Two experiments were conducted to see if asking witnesses to take another look at the lineup after they voiced their identification decisions would alter their choices, and if confirming feedback could then be used to solidify the selections they shifted to. Participants watched a simulated crime and were asked to identify the culprit from a photographic lineup. After voicing their identification decisions, participants were prompted to reexamine the lineup. Half of the participants then received confirming feedback for their decisions, regardless of whether they shifted to a new picture or not. Later on, a different experimenter escorted participants to a second room and administered the same lineup again. In Experiment 1 (N = 432), biased instructions were used to encourage choosing, and when participants were prompted to reexamine the lineup, 70% changed their identification decisions and selected a different picture. When that new selection was reinforced with feedback and participants were given a second opportunity to identify the culprit at a later time, 72% selected the picture they shifted to as the culprit. Participants who made their decisions more quickly were less likely to shift, but accuracy did not predict shifting. This general pattern of findings was replicated using unbiased instructions in Experiment 2 (N = 237). Results suggest that prompting witnesses to reexamine the lineup can often lead witnesses to change their identification decisions, and when the altered choice is reinforced, they will often stay with that influenced decision over time, asserting it with a high degree of confidence.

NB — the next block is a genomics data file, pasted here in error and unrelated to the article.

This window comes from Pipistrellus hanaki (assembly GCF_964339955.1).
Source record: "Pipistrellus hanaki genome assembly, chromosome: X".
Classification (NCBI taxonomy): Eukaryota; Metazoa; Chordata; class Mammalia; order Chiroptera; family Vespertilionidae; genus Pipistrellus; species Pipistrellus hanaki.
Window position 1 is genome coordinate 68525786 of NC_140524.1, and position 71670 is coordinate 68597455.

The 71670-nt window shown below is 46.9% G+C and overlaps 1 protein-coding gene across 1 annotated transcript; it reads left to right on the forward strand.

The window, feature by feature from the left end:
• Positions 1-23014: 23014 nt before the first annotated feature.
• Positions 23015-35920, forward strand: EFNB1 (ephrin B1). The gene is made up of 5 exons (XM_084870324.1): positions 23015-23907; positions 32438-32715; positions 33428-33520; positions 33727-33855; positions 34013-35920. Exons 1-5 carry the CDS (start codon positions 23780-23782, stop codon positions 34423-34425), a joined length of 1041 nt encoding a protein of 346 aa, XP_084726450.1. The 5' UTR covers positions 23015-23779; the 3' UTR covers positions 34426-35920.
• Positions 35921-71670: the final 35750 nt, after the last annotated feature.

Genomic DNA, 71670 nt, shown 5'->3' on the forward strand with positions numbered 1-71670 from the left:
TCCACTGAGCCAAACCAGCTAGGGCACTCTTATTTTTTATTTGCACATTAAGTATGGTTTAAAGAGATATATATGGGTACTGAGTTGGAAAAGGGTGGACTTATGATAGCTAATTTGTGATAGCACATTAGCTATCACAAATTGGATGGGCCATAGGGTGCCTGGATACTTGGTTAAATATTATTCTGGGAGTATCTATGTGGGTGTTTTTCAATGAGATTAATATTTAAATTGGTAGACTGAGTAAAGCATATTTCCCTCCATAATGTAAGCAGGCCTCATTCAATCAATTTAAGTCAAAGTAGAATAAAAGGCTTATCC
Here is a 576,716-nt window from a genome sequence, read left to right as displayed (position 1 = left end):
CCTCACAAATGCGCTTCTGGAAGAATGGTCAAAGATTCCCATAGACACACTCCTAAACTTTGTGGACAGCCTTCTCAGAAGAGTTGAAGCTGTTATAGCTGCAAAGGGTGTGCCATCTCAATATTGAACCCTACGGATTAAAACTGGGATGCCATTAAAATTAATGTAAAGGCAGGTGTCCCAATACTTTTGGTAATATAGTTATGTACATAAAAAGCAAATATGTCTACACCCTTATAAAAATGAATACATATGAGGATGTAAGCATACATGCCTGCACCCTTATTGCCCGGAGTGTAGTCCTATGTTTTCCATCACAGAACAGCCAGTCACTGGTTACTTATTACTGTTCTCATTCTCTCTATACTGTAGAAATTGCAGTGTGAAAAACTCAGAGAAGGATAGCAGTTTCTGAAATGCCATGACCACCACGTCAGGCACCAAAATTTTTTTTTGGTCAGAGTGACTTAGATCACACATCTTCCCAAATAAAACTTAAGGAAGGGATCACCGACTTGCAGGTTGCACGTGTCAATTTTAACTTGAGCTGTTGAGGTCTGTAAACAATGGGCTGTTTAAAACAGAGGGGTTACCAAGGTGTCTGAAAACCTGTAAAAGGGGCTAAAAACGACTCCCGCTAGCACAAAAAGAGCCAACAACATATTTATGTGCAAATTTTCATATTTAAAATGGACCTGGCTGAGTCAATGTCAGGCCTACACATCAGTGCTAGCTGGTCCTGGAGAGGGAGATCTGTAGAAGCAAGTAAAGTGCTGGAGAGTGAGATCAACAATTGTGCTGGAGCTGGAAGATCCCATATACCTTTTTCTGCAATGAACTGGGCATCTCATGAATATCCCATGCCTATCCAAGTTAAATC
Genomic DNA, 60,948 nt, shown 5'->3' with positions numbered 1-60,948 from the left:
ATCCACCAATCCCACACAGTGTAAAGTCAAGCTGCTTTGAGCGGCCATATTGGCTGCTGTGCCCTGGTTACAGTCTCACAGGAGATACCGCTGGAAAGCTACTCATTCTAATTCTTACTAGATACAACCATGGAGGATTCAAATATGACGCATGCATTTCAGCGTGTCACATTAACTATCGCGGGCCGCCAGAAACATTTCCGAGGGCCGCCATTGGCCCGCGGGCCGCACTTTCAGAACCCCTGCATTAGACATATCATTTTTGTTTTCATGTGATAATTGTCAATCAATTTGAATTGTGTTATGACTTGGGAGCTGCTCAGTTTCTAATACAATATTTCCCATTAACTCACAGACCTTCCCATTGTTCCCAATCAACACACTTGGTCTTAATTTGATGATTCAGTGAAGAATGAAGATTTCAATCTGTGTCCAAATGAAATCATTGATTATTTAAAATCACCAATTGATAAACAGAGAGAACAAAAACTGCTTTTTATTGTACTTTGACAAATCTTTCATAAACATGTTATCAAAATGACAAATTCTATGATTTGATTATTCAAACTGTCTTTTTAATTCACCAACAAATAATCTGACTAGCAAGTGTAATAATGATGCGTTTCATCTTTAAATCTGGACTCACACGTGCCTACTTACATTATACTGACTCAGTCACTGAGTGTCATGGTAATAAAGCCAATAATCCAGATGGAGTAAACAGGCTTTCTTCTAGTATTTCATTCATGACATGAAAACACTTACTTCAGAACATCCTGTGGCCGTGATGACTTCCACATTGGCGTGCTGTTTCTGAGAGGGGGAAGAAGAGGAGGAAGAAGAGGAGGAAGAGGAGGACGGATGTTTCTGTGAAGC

This is the latest study we have published using our 'Shift & Stick' Paradigm. The shift and stick paradigm involves two basic elements:1) Shift: After voicing their initial identification decision, but before documenting the final choice, participants are told, “Take another look, does anyone [else] look familiar?” . This prompt consistently leads a large majority of participant/witnesses to shift their identification decisions and selected a different picture. 2) Stick: After shifting, witnesses are given confirming feedback to reinforce the shifted selection, and after some delay they are administered the same lineup again. When given a second chance to identify the culprit, most of those witnesses who shifted to another picture and then had that altered decision reinforced with confirming feedback go on to select the same picture they had shifted to. In the current experiment, we examined how variations in encoding conditions could influence witnesses vulnerability to this sort of suggestive behavior by the lineup administrator